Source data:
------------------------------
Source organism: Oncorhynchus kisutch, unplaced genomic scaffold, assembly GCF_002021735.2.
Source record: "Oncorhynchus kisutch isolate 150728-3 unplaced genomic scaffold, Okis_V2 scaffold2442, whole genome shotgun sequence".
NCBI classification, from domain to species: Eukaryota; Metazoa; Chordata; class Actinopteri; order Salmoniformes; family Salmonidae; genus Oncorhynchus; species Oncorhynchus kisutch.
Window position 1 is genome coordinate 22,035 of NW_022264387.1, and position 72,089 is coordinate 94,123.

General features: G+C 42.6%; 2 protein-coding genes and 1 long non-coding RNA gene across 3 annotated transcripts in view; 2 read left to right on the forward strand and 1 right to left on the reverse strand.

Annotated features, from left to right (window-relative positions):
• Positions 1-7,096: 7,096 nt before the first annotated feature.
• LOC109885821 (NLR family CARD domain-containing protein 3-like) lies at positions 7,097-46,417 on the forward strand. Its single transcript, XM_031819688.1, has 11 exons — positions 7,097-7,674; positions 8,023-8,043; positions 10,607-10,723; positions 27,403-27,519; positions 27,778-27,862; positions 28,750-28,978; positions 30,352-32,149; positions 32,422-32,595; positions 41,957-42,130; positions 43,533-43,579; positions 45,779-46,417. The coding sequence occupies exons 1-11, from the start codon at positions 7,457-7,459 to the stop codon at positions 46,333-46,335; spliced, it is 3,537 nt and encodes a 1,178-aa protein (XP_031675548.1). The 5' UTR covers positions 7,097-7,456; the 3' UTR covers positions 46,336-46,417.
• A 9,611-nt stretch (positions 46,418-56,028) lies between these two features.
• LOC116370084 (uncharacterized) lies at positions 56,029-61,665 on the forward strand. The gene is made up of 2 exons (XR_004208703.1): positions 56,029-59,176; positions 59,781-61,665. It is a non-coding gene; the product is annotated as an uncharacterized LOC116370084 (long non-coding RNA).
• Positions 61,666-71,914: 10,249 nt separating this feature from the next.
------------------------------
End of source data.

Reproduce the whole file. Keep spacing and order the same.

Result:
Source organism: Oncorhynchus kisutch, unplaced genomic scaffold, assembly GCF_002021735.2.
Source record: "Oncorhynchus kisutch isolate 150728-3 unplaced genomic scaffold, Okis_V2 scaffold2442, whole genome shotgun sequence".
NCBI classification, from domain to species: Eukaryota; Metazoa; Chordata; class Actinopteri; order Salmoniformes; family Salmonidae; genus Oncorhynchus; species Oncorhynchus kisutch.
Window position 1 is genome coordinate 22,035 of NW_022264387.1, and position 72,089 is coordinate 94,123.

General features: G+C 42.6%; 2 protein-coding genes and 1 long non-coding RNA gene across 3 annotated transcripts in view; 2 read left to right on the forward strand and 1 right to left on the reverse strand.

Annotated features, from left to right (window-relative positions):
• Positions 1-7,096: 7,096 nt before the first annotated feature.
• LOC109885821 (NLR family CARD domain-containing protein 3-like) lies at positions 7,097-46,417 on the forward strand. Its single transcript, XM_031819688.1, has 11 exons — positions 7,097-7,674; positions 8,023-8,043; positions 10,607-10,723; positions 27,403-27,519; positions 27,778-27,862; positions 28,750-28,978; positions 30,352-32,149; positions 32,422-32,595; positions 41,957-42,130; positions 43,533-43,579; positions 45,779-46,417. The coding sequence occupies exons 1-11, from the start codon at positions 7,457-7,459 to the stop codon at positions 46,333-46,335; spliced, it is 3,537 nt and encodes a 1,178-aa protein (XP_031675548.1). The 5' UTR covers positions 7,097-7,456; the 3' UTR covers positions 46,336-46,417.
• A 9,611-nt stretch (positions 46,418-56,028) lies between these two features.
• LOC116370084 (uncharacterized) lies at positions 56,029-61,665 on the forward strand. The gene is made up of 2 exons (XR_004208703.1): positions 56,029-59,176; positions 59,781-61,665. It is a non-coding gene; the product is annotated as an uncharacterized LOC116370084 (long non-coding RNA).
• Positions 61,666-71,914: 10,249 nt separating this feature from the next.